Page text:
3) From which sources (news websites, TV news, newspapers, social media, conversations with friends, etc.) do you obtain your information about politics?
In this book, the types of political language we will look at include newspaper articles, blogs, interviews, speeches, expert talks, debates, press briefings, election campaign language, slogans, aphorisms, tweets, political humour, satire and even insults.

TASK 2: Politics is …

1) Can you match the following six definitions with the six speakers listed below them?
Politics is war without bloodshed while war is politics with bloodshed.
I have come to the conclusion that politics is too serious a matter to be left to the politicians.
Politics is supposed to be the second-oldest profession. I have come to realise that it bears a very close resemblance to the first.
Politics is for the present, but an equation is for eternity.
Politics is the art of the possible, the attainable – the next best thing.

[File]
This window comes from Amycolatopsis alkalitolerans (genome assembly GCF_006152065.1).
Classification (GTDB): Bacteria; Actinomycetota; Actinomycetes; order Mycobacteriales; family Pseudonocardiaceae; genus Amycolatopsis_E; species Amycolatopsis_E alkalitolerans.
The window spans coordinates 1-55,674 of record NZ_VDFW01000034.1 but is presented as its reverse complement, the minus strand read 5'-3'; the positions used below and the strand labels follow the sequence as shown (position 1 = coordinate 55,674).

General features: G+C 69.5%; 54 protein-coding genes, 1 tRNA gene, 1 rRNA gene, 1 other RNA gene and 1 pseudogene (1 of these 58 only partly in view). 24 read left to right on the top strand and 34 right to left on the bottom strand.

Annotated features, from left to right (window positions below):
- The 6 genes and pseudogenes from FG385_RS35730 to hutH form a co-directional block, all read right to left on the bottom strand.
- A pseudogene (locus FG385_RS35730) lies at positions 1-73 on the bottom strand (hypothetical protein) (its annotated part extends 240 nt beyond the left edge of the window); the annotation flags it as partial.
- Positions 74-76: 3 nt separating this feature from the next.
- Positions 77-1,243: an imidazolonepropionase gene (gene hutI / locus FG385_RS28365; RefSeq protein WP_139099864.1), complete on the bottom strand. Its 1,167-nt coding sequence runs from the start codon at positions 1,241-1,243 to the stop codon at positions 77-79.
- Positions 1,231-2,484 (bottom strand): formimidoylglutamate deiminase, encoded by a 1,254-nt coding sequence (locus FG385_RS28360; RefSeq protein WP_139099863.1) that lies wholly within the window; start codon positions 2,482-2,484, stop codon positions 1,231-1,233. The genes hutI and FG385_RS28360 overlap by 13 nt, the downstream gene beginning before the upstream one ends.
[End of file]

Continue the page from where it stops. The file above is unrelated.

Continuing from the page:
Politics is almost as exciting as war, and quite as dangerous. In war you can only be killed once, but in politics many times.
Winston Churchill, Albert Einstein, Otto von Bismarck, Mao Tse-Tung, Charles de Gaulle, Ronald Reagan.
2) Which of the definitions do you empathise with most? (Free response)
For the purposes of the current work in political linguistics, we will adopt the definition that democratic politics is ‘the art of persuasion’ – also known more formally as rhetoric (terms which are in bold and italics are explained in the Glossary). Persuasion is achieved principally by the skilful use of language. And persuasion is of itself neither good nor bad, neither beneficial nor harmful, but in practice it can be both or neither. Rhetoric is language at work, and language at play:
It is what persuades and cajoles, inspires and bamboozles, thrills and misdirects. It causes criminals to be convicted and then frees those criminals on appeal. It causes governments to rise and fall […] and perfectly sensible adults to march with steady purpose towards machine guns.
(Leith 2012: 6)

1.2 Persuasion and rhetoric in a democratic society

In an absolutist or totalitarian regime (from the Roman Empire to Nazi Germany or the Soviet Union), those in power rule by using the twin weapons of coercion and the manipulation of information (for a current example of the latter, browse the North Korean regime’s official Twitter feed @uriminzok_engl).